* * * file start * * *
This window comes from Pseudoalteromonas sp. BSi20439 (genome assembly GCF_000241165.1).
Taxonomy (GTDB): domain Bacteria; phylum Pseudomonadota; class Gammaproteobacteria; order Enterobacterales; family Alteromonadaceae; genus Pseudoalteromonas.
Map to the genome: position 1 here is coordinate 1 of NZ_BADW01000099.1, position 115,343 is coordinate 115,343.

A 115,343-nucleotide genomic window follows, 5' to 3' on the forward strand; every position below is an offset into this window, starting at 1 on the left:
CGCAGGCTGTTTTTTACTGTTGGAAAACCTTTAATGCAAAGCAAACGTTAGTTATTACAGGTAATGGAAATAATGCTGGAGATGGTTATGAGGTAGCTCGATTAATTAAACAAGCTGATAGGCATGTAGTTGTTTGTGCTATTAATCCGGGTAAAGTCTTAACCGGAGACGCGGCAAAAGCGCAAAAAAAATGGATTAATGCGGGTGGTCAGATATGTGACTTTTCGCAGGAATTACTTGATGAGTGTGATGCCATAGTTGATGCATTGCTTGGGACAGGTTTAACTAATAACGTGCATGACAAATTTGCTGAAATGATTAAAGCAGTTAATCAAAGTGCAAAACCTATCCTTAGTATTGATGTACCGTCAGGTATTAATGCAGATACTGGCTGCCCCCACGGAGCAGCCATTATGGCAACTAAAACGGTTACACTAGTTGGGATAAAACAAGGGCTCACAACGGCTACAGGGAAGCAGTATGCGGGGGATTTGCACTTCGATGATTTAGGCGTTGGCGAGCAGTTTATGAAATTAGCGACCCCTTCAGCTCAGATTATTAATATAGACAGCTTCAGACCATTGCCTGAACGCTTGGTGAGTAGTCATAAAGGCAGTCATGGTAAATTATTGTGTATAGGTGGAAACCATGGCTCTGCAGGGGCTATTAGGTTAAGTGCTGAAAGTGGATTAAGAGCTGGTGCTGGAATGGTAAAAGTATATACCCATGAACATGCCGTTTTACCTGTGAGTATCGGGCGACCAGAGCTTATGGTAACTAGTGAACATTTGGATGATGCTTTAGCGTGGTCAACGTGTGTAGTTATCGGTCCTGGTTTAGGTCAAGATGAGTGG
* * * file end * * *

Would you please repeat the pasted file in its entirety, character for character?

This window comes from Pseudoalteromonas sp. BSi20439 (genome assembly GCF_000241165.1).
Taxonomy (GTDB): domain Bacteria; phylum Pseudomonadota; class Gammaproteobacteria; order Enterobacterales; family Alteromonadaceae; genus Pseudoalteromonas.
Map to the genome: position 1 here is coordinate 1 of NZ_BADW01000099.1, position 115,343 is coordinate 115,343.

A 115,343-nucleotide genomic window follows, 5' to 3' on the forward strand; every position below is an offset into this window, starting at 1 on the left:
CGCAGGCTGTTTTTTACTGTTGGAAAACCTTTAATGCAAAGCAAACGTTAGTTATTACAGGTAATGGAAATAATGCTGGAGATGGTTATGAGGTAGCTCGATTAATTAAACAAGCTGATAGGCATGTAGTTGTTTGTGCTATTAATCCGGGTAAAGTCTTAACCGGAGACGCGGCAAAAGCGCAAAAAAAATGGATTAATGCGGGTGGTCAGATATGTGACTTTTCGCAGGAATTACTTGATGAGTGTGATGCCATAGTTGATGCATTGCTTGGGACAGGTTTAACTAATAACGTGCATGACAAATTTGCTGAAATGATTAAAGCAGTTAATCAAAGTGCAAAACCTATCCTTAGTATTGATGTACCGTCAGGTATTAATGCAGATACTGGCTGCCCCCACGGAGCAGCCATTATGGCAACTAAAACGGTTACACTAGTTGGGATAAAACAAGGGCTCACAACGGCTACAGGGAAGCAGTATGCGGGGGATTTGCACTTCGATGATTTAGGCGTTGGCGAGCAGTTTATGAAATTAGCGACCCCTTCAGCTCAGATTATTAATATAGACAGCTTCAGACCATTGCCTGAACGCTTGGTGAGTAGTCATAAAGGCAGTCATGGTAAATTATTGTGTATAGGTGGAAACCATGGCTCTGCAGGGGCTATTAGGTTAAGTGCTGAAAGTGGATTAAGAGCTGGTGCTGGAATGGTAAAAGTATATACCCATGAACATGCCGTTTTACCTGTGAGTATCGGGCGACCAGAGCTTATGGTAACTAGTGAACATTTGGATGATGCTTTAGCGTGGTCAACGTGTGTAGTTATCGGTCCTGGTTTAGGTCAAGATGAGTGG